Despite these measurement innovations, RC measurement at the national level remains sub-optimal. In 2018, the Demographic and Health Surveys (DHS) began including a single item on RC within their Phase 8 Model Women’s Questionnaires [“Has your (husband/partner) or any other family member ever tried to force or pressure you to become pregnant when you did not want to become pregnant?”] [19]. Given the phased approach to DHS roll-out, countries collect data at different timepoints, limiting comparability; further, to date, few countries have released public data on RC, limiting potential for cross-site analyses. Moreover, this single item may miss the range of abusive behaviors women face when seeking to control their fertility. In line with best practices for violence-related research, multi-item behavioral assessments may be preferable [20].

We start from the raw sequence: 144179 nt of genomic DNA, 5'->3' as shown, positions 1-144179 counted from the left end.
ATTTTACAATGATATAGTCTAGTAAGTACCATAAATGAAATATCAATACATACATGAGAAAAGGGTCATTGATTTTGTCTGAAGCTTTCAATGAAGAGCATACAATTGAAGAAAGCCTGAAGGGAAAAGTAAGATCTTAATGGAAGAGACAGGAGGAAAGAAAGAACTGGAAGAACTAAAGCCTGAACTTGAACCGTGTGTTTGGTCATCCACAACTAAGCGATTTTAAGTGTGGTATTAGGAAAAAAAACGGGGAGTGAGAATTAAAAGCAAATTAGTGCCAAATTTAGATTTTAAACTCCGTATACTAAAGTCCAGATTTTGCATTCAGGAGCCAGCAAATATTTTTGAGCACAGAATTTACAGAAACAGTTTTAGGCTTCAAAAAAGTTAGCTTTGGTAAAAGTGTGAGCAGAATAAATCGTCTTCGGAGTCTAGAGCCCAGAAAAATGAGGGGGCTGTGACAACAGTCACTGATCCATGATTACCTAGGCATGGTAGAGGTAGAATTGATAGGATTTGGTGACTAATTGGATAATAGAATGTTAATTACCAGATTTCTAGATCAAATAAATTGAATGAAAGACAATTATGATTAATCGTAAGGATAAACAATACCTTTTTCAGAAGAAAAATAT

Moreover, understanding factors that may put women at risk for RC is critical for prevention and response, however, research on correlates of RC (i.e., risk factors) is limited given the dearth of quantitative data specific to RC in LMICs. One study, in Cote d’Ivoire, focused on RC and in-law abuse and found that in-law perpetrated RC was associated with ethnicity and marriage [8]. More recent research among intimate partner violence (IPV) survivors in Nairobi, Kenya found significant positive correlations between past 3-month RC and not wanting their last child at all, partner’s concurrent partnership, and inconvenient contraceptive method use; the same study found that increased couple communication was protective against RC [21]. Withstanding these few studies among specific sub-populations, large gaps remain in understanding who is most vulnerable to this unique form of abuse, as well as who may be protected. Further, insight is needed into how risk factors differ across cultural, geographic, and political contexts.